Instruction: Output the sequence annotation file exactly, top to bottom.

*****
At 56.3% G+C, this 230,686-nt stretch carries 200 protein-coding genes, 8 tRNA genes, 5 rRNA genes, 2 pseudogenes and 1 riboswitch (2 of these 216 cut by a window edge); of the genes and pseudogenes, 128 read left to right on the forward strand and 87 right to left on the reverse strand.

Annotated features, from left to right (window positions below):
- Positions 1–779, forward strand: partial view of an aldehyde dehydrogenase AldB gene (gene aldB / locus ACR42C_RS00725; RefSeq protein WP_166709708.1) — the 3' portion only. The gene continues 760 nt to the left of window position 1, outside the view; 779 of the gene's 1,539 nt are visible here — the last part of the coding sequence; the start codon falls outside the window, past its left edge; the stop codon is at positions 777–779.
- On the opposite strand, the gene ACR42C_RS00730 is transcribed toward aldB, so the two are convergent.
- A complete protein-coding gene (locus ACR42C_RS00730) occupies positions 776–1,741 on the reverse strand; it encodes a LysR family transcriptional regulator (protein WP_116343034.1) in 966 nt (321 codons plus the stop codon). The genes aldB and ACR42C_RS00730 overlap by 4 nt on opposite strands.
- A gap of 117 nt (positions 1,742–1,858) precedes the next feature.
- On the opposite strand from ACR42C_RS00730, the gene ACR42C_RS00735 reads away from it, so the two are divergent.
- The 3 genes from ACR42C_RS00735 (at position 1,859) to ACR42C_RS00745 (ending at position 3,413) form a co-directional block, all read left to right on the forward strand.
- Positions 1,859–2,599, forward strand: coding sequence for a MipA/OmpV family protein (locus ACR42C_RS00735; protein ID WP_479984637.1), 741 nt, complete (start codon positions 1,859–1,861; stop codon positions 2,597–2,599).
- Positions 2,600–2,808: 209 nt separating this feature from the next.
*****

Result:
At 56.3% G+C, this 230,686-nt stretch carries 200 protein-coding genes, 8 tRNA genes, 5 rRNA genes, 2 pseudogenes and 1 riboswitch (2 of these 216 cut by a window edge); of the genes and pseudogenes, 128 read left to right on the forward strand and 87 right to left on the reverse strand.

Annotated features, from left to right (window positions below):
- Positions 1–779, forward strand: partial view of an aldehyde dehydrogenase AldB gene (gene aldB / locus ACR42C_RS00725; RefSeq protein WP_166709708.1) — the 3' portion only. The gene continues 760 nt to the left of window position 1, outside the view; 779 of the gene's 1,539 nt are visible here — the last part of the coding sequence; the start codon falls outside the window, past its left edge; the stop codon is at positions 777–779.
- On the opposite strand, the gene ACR42C_RS00730 is transcribed toward aldB, so the two are convergent.
- A complete protein-coding gene (locus ACR42C_RS00730) occupies positions 776–1,741 on the reverse strand; it encodes a LysR family transcriptional regulator (protein WP_116343034.1) in 966 nt (321 codons plus the stop codon). The genes aldB and ACR42C_RS00730 overlap by 4 nt on opposite strands.
- A gap of 117 nt (positions 1,742–1,858) precedes the next feature.
- On the opposite strand from ACR42C_RS00730, the gene ACR42C_RS00735 reads away from it, so the two are divergent.
- The 3 genes from ACR42C_RS00735 (at position 1,859) to ACR42C_RS00745 (ending at position 3,413) form a co-directional block, all read left to right on the forward strand.
- Positions 1,859–2,599, forward strand: coding sequence for a MipA/OmpV family protein (locus ACR42C_RS00735; protein ID WP_479984637.1), 741 nt, complete (start codon positions 1,859–1,861; stop codon positions 2,597–2,599).
- Positions 2,600–2,808: 209 nt separating this feature from the next.